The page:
Hardback, clothbound, foil stamp on cover, blue gilt page-edges. For two decades Shane Cotton (ONZM, Ngapuhi) has been one of New Zealand's most acclaimed painters. His works of the 1990s played a pivotal part in that decade's debates about place, belonging and bicultural identity. In the mid 2000s, however, Cotton headed in a spectacular and unexpected new direction: skywards. Employing a sombre new palette of blue and black, he painted the first in what would become a major series of skyscapes-vast, nocturnal spaces where birds speed and plummet. The Hanging Sky brings together highlights from this period with four distinctive new responses. New York essayist Eliot Weinberger offers a poetic meditation on what he calls 'the ghosts of birds' in Cotton's paintings. Christchurch Art Gallery senior curator Justin Paton plots his own encounters with Cotton across six years in which the artist was constantly 'finding space'. Melbourne-based curator Geraldine Kirrihi Barlow confronts the haunting role of Toi moko-tattooed Maori heads-in the paintings and in her own past. And Institute of Modern Art Director Robert Leonard argues the case for Cotton as a cultural surrealist exploring 'the treachery of images'. This beautifully presented, grandly scaled book on one of New Zealand's best-known artists features accessible, readable texts by internationally acclaimed writers. This book is an essential purchase for audiences with an interest in New Zealand art. The book will be a must for appreciators of beautiful books, as well as readers who have followed the authors and wish to read more of their writing.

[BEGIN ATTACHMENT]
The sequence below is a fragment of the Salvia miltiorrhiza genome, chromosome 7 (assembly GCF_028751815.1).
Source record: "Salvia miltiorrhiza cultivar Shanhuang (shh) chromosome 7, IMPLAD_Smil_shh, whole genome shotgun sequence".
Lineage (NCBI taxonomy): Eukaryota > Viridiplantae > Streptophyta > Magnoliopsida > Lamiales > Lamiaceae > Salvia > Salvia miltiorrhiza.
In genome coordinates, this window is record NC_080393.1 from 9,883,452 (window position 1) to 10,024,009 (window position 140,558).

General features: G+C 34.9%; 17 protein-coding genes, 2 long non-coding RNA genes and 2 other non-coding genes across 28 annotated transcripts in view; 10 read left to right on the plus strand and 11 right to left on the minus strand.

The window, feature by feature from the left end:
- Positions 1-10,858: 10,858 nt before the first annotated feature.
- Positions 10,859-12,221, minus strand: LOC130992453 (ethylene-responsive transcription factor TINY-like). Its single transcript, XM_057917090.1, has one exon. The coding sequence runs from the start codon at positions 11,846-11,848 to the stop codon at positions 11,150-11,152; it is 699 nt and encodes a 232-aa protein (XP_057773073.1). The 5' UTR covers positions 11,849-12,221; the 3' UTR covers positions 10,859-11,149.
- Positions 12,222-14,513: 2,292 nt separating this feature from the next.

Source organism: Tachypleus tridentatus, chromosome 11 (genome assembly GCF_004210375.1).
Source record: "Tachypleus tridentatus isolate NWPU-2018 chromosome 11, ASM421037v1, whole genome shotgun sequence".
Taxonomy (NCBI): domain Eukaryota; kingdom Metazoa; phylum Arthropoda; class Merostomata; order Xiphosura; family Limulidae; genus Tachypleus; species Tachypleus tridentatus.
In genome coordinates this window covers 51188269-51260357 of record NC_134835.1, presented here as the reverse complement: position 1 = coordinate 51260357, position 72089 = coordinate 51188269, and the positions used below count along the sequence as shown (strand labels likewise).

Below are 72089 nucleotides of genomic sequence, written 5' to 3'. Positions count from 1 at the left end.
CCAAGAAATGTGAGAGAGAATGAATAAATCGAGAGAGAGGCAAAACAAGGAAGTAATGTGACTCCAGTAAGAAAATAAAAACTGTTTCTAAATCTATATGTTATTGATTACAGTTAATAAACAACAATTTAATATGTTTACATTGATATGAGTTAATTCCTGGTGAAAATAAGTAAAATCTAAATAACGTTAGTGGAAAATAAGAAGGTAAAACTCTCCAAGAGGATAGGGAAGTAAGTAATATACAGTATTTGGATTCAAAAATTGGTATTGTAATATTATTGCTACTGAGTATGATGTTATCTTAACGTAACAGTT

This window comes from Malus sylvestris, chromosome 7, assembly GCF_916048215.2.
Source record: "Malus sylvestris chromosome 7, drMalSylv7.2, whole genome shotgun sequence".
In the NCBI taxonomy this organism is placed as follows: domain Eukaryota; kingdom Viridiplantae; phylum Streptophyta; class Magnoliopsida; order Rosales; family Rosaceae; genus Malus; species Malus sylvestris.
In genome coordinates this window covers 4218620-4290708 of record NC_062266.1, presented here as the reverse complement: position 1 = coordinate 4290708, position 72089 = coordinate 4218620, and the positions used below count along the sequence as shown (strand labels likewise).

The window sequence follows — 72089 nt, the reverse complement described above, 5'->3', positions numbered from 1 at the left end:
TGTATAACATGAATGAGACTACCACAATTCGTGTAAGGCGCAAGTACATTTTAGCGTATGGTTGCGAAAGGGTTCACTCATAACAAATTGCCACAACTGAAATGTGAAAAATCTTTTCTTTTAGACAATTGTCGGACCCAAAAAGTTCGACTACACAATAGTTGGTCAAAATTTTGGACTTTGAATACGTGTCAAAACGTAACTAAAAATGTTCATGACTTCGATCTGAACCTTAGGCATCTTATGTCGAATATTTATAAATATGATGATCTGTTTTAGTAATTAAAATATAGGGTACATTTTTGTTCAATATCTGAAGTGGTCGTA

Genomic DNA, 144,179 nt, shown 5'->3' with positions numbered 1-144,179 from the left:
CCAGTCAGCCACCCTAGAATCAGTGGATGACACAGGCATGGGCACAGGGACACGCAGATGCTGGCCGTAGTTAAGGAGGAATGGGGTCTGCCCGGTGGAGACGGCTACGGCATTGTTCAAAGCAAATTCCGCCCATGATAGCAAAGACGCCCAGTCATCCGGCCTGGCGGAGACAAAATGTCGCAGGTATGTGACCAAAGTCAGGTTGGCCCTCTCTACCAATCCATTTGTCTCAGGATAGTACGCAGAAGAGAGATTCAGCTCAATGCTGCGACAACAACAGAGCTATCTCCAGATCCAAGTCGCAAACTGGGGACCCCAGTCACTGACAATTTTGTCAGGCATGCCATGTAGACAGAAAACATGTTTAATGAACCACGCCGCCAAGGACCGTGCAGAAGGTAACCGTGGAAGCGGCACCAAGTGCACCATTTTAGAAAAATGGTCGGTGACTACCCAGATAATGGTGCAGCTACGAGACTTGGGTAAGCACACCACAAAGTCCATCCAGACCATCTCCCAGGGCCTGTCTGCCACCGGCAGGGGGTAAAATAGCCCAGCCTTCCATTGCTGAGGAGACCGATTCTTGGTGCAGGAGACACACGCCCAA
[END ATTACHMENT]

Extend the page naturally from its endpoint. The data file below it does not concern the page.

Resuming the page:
Shortlisted for PANZ Book Design Awards: Best Illustrated Book 2014.
Justin Paton is senior curator at Christchurch Art Gallery. A widely published art critic and author of books on artists including Julia Morison, Jude Rae and Ricky Swallow, he is best known for his acclaimed book How to Look at a Painting (2005). In 2012 Paton was Katherine Mansfield Fellow in Menton, France. He is lead curator of Christchurch Art Gallery’s much heralded Outer Spaces programme and curator of Bill Culbert: Front Door Out Back, New Zealand’s presentation at the 55th Venice Biennale. Eliot Weinberger is an internationally acclaimed writer, essayist, critic and translator living in New York City. Robert Leonard is Director of the Institute of Modern Art, Brisbane. Geraldine Kirrihi Barlow, of Irish, Māori (Ngāpuhi) and English descent, is senior curator at Monash University Museum of Art in Melbourne.